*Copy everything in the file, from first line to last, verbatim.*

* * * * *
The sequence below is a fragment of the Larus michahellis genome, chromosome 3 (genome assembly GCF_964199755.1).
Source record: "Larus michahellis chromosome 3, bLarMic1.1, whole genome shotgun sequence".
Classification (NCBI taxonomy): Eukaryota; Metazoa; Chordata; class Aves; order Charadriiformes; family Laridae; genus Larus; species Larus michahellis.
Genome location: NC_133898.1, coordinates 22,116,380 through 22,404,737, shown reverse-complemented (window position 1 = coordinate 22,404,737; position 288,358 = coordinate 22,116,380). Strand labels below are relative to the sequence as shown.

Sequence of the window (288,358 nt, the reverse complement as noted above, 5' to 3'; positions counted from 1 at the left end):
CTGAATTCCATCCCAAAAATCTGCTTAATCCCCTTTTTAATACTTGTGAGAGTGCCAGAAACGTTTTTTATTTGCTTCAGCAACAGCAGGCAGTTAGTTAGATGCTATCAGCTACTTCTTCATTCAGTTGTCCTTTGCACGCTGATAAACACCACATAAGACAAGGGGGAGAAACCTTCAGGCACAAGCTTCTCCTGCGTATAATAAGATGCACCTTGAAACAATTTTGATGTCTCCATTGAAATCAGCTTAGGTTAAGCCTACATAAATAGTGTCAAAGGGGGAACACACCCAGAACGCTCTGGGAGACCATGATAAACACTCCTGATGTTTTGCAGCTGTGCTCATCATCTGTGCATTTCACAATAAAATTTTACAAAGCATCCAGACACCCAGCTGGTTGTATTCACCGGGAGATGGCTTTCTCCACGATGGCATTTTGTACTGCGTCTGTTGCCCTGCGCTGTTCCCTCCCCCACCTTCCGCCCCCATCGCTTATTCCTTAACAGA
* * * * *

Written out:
The sequence below is a fragment of the Larus michahellis genome, chromosome 3 (genome assembly GCF_964199755.1).
Source record: "Larus michahellis chromosome 3, bLarMic1.1, whole genome shotgun sequence".
Classification (NCBI taxonomy): Eukaryota; Metazoa; Chordata; class Aves; order Charadriiformes; family Laridae; genus Larus; species Larus michahellis.
Genome location: NC_133898.1, coordinates 22,116,380 through 22,404,737, shown reverse-complemented (window position 1 = coordinate 22,404,737; position 288,358 = coordinate 22,116,380). Strand labels below are relative to the sequence as shown.

Sequence of the window (288,358 nt, the reverse complement as noted above, 5' to 3'; positions counted from 1 at the left end):
CTGAATTCCATCCCAAAAATCTGCTTAATCCCCTTTTTAATACTTGTGAGAGTGCCAGAAACGTTTTTTATTTGCTTCAGCAACAGCAGGCAGTTAGTTAGATGCTATCAGCTACTTCTTCATTCAGTTGTCCTTTGCACGCTGATAAACACCACATAAGACAAGGGGGAGAAACCTTCAGGCACAAGCTTCTCCTGCGTATAATAAGATGCACCTTGAAACAATTTTGATGTCTCCATTGAAATCAGCTTAGGTTAAGCCTACATAAATAGTGTCAAAGGGGGAACACACCCAGAACGCTCTGGGAGACCATGATAAACACTCCTGATGTTTTGCAGCTGTGCTCATCATCTGTGCATTTCACAATAAAATTTTACAAAGCATCCAGACACCCAGCTGGTTGTATTCACCGGGAGATGGCTTTCTCCACGATGGCATTTTGTACTGCGTCTGTTGCCCTGCGCTGTTCCCTCCCCCACCTTCCGCCCCCATCGCTTATTCCTTAACAGA